DomainMatrix({0: {1: 1}, 1: {0: 2}}, (2, 2), ZZ)

Notes

This takes ownership of rep as its internal representation. If rep is being mutated elsewhere then a copy should be provided to from_rep. Only minimal verification or checking is done on rep as this is supposed to be an efficient internal routine.

hstack(*B)[source]#

Horizontally stack the given matrices.

Parameters

B: DomainMatrix

Matrices to stack horizontally.

Returns

DomainMatrix

DomainMatrix by stacking horizontally.

Examples

>>> from sympy import ZZ
>>> from sympy.polys.matrices import DomainMatrix
>>> A = DomainMatrix([[ZZ(1), ZZ(2)], [ZZ(3), ZZ(4)]], (2, 2), ZZ)
>>> B = DomainMatrix([[ZZ(5), ZZ(6)], [ZZ(7), ZZ(8)]], (2, 2), ZZ)
>>> A.hstack(B)
DomainMatrix([[1, 2, 5, 6], [3, 4, 7, 8]], (2, 4), ZZ)
>>> C = DomainMatrix([[ZZ(9), ZZ(10)], [ZZ(11), ZZ(12)]], (2, 2), ZZ)
>>> A.hstack(B, C)
DomainMatrix([[1, 2, 5, 6, 9, 10], [3, 4, 7, 8, 11, 12]], (2, 6), ZZ)

See also

unify

inv()[source]#

Finds the inverse of the DomainMatrix if exists

Returns

DomainMatrix

DomainMatrix after inverse

Raises

ValueError

If the domain of DomainMatrix not a Field

DMNonSquareMatrixError

If the DomainMatrix is not a not Square DomainMatrix

Examples

>>> from sympy import QQ
>>> from sympy.polys.matrices import DomainMatrix
>>> A = DomainMatrix([
...     [QQ(2), QQ(-1), QQ(0)],
...     [QQ(-1), QQ(2), QQ(-1)],
...     [QQ(0), QQ(0), QQ(2)]], (3, 3), QQ)
>>> A.inv()
DomainMatrix([[2/3, 1/3, 1/6], [1/3, 2/3, 1/3], [0, 0, 1/2]], (3, 3), QQ)

See also

neg

property is_lower#

Says whether this matrix is lower-triangular. True can be returned even if the matrix is not square.

property is_upper#

Says whether this matrix is upper-triangular. True can be returned even if the matrix is not square.

lu()[source]#

Returns Lower and Upper decomposition of the DomainMatrix

Returns

(L, U, exchange)

L, U are Lower and Upper decomposition of the DomainMatrix, exchange is the list of indices of rows exchanged in the decomposition.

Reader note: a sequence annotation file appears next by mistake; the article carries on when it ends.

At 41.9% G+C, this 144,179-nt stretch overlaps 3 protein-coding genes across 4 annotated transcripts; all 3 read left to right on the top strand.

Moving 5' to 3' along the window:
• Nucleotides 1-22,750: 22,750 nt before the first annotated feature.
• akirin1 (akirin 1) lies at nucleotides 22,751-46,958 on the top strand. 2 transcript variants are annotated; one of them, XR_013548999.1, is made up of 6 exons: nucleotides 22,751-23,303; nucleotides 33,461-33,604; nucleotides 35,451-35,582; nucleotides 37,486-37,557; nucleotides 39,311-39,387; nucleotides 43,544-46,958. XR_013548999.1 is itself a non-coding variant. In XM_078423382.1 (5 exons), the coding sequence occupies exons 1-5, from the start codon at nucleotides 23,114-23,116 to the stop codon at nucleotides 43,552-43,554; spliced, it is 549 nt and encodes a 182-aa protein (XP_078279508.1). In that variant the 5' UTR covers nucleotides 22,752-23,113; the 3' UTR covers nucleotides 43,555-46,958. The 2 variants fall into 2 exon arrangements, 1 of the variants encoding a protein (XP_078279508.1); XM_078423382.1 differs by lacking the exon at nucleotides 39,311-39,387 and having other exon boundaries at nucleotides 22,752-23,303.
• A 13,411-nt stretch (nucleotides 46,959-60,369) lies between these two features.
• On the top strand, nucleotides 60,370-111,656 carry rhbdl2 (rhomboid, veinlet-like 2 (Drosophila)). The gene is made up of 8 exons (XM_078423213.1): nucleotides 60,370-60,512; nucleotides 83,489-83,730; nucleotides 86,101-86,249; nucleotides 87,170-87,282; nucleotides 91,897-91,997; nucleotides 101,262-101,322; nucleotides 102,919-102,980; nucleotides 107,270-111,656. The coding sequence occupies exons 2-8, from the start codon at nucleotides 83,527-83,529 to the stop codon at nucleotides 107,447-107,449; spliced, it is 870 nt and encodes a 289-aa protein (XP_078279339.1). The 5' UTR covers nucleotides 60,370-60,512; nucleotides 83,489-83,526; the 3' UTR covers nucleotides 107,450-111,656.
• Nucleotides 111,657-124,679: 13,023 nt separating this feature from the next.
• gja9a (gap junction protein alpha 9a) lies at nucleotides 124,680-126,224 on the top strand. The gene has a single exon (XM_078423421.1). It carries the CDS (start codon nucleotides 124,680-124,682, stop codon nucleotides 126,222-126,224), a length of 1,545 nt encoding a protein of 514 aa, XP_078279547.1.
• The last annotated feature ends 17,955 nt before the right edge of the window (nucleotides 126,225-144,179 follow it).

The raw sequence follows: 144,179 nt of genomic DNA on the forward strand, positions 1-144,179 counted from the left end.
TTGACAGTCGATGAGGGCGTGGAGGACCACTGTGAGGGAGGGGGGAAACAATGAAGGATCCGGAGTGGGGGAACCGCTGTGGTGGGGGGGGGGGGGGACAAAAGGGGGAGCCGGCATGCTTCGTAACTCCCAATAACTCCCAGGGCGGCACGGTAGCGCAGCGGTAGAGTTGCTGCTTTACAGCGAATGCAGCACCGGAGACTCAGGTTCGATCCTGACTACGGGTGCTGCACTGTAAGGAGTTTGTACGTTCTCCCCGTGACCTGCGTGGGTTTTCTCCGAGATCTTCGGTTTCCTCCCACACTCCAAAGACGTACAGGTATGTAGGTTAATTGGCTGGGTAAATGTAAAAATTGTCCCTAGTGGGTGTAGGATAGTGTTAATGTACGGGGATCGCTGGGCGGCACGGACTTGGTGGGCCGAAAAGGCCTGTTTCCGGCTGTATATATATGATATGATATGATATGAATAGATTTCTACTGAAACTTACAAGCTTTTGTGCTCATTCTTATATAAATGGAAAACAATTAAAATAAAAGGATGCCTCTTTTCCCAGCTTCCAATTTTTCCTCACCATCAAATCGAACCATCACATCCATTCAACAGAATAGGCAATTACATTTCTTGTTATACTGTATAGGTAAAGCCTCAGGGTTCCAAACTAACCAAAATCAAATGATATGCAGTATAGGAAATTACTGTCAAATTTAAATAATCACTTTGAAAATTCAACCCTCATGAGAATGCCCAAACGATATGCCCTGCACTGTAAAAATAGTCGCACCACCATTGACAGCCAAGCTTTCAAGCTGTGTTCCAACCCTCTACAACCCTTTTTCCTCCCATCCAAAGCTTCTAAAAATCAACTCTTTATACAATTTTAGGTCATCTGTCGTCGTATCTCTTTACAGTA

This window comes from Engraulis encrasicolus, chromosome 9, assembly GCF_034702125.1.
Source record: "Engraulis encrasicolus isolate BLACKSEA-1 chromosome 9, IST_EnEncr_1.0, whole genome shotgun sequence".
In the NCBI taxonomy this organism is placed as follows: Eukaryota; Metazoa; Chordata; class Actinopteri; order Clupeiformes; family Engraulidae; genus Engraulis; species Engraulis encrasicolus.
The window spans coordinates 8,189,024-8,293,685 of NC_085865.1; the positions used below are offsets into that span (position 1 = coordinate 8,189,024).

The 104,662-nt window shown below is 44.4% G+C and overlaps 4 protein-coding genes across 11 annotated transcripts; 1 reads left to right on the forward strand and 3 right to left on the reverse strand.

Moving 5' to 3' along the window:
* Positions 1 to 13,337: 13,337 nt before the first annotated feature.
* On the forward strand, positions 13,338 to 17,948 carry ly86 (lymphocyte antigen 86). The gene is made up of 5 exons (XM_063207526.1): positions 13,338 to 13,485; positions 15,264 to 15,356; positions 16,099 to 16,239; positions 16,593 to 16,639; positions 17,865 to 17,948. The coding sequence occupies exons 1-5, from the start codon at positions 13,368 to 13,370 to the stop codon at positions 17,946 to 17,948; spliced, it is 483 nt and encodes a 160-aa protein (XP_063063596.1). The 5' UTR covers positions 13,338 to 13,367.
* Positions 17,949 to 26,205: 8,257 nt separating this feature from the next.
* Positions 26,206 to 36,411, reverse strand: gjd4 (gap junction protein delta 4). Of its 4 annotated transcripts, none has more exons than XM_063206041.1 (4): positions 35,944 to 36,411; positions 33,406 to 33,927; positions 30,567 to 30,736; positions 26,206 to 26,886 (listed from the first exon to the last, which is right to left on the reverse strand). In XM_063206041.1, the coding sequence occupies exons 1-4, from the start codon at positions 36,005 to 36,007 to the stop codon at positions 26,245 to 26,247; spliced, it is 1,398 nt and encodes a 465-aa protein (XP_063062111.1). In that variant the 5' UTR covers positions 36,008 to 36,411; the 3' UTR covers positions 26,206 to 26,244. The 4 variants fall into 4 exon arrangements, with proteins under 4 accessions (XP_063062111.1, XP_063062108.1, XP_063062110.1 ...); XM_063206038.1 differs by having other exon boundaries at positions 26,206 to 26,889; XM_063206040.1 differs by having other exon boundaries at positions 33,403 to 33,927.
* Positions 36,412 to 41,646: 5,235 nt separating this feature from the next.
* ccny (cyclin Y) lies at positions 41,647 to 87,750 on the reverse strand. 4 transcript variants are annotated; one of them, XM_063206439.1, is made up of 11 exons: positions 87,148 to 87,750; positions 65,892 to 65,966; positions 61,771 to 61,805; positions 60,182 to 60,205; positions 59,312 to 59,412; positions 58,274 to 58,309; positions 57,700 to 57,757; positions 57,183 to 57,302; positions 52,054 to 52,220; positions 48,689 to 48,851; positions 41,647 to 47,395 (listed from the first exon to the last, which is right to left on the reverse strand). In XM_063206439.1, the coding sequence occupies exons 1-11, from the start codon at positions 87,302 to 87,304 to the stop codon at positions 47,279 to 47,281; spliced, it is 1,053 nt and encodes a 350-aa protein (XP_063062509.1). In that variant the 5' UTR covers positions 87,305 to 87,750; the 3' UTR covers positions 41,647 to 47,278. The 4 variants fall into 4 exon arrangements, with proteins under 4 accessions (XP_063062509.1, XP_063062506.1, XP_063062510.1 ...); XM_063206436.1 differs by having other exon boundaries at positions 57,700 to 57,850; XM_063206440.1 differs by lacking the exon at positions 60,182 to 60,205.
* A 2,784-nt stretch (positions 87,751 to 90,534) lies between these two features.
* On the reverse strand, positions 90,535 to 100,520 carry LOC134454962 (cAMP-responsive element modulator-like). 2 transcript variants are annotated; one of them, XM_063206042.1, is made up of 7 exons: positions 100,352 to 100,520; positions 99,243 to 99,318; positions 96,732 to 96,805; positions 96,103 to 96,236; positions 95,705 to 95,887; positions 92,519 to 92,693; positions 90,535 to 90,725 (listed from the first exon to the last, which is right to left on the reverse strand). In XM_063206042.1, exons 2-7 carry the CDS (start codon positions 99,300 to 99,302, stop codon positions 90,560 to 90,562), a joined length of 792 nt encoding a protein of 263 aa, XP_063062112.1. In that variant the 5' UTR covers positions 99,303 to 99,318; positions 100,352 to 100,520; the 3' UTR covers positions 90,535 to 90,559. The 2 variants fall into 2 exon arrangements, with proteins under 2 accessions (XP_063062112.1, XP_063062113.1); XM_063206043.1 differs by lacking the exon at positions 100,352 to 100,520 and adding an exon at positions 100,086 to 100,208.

Raises

ValueError

If the domain of DomainMatrix not a Field

Examples

>>> from sympy import QQ
>>> from sympy.polys.matrices import DomainMatrix
>>> A = DomainMatrix([
...    [QQ(1), QQ(-1)],
...    [QQ(2), QQ(-2)]], (2, 2), QQ)
>>> A.lu()
(DomainMatrix([[1, 0], [2, 1]], (2, 2), QQ), DomainMatrix([[1, -1], [0, 0]], (2, 2), QQ), [])

See also

lu_solve

lu_solve(rhs)[source]#

Solver for DomainMatrix x in the A*x = B

Parameters

rhs : DomainMatrix B

Returns

DomainMatrix

x in A*x = B

Raises

DMShapeError

If the DomainMatrix A and rhs have different number of rows

ValueError

If the domain of DomainMatrix A not a Field

Examples

>>> from sympy import QQ
>>> from sympy.polys.matrices import DomainMatrix
>>> A = DomainMatrix([
...    [QQ(1), QQ(2)],
...    [QQ(3), QQ(4)]], (2, 2), QQ)
>>> B = DomainMatrix([
...    [QQ(1), QQ(1)],
...    [QQ(0), QQ(1)]], (2, 2), QQ)
>>> A.lu_solve(B)
DomainMatrix([[-2, -1], [3/2, 1]], (2, 2), QQ)

See also

lu

matmul(B)[source]#

Performs matrix multiplication of two DomainMatrix matrices

Parameters

A, B: DomainMatrix

to multiply

Returns

DomainMatrix

DomainMatrix after multiplication

Examples

>>> from sympy import ZZ
>>> from sympy.polys.matrices import DomainMatrix
>>> A = DomainMatrix([
...    [ZZ(1), ZZ(2)],
...    [ZZ(3), ZZ(4)]], (2, 2), ZZ)
>>> B = DomainMatrix([
...    [ZZ(1), ZZ(1)],
...    [ZZ(0), ZZ(1)]], (2, 2), ZZ)
>>> A.matmul(B)
DomainMatrix([[1, 3], [3, 7]], (2, 2), ZZ)

See also

mul, pow, add, sub

mul(b)[source]#

Performs term by term multiplication for the second DomainMatrix w.r.t first DomainMatrix. Returns a DomainMatrix whose rows are list of DomainMatrix matrices created after term by term multiplication.

Parameters

A, B: DomainMatrix

matrices to multiply term-wise

Returns

DomainMatrix

DomainMatrix after term by term multiplication

Examples

>>> from sympy import ZZ
>>> from sympy.polys.matrices import DomainMatrix
>>> A = DomainMatrix([
...    [ZZ(1), ZZ(2)],
...    [ZZ(3), ZZ(4)]], (2, 2), ZZ)
>>> B = DomainMatrix([
...    [ZZ(1), ZZ(1)],
...    [ZZ(0), ZZ(1)]], (2, 2), ZZ)
>>> A.mul(B)
DomainMatrix([[DomainMatrix([[1, 1], [0, 1]], (2, 2), ZZ),
DomainMatrix([[2, 2], [0, 2]], (2, 2), ZZ)],
[DomainMatrix([[3, 3], [0, 3]], (2, 2), ZZ),
DomainMatrix([[4, 4], [0, 4]], (2, 2), ZZ)]], (2, 2), ZZ)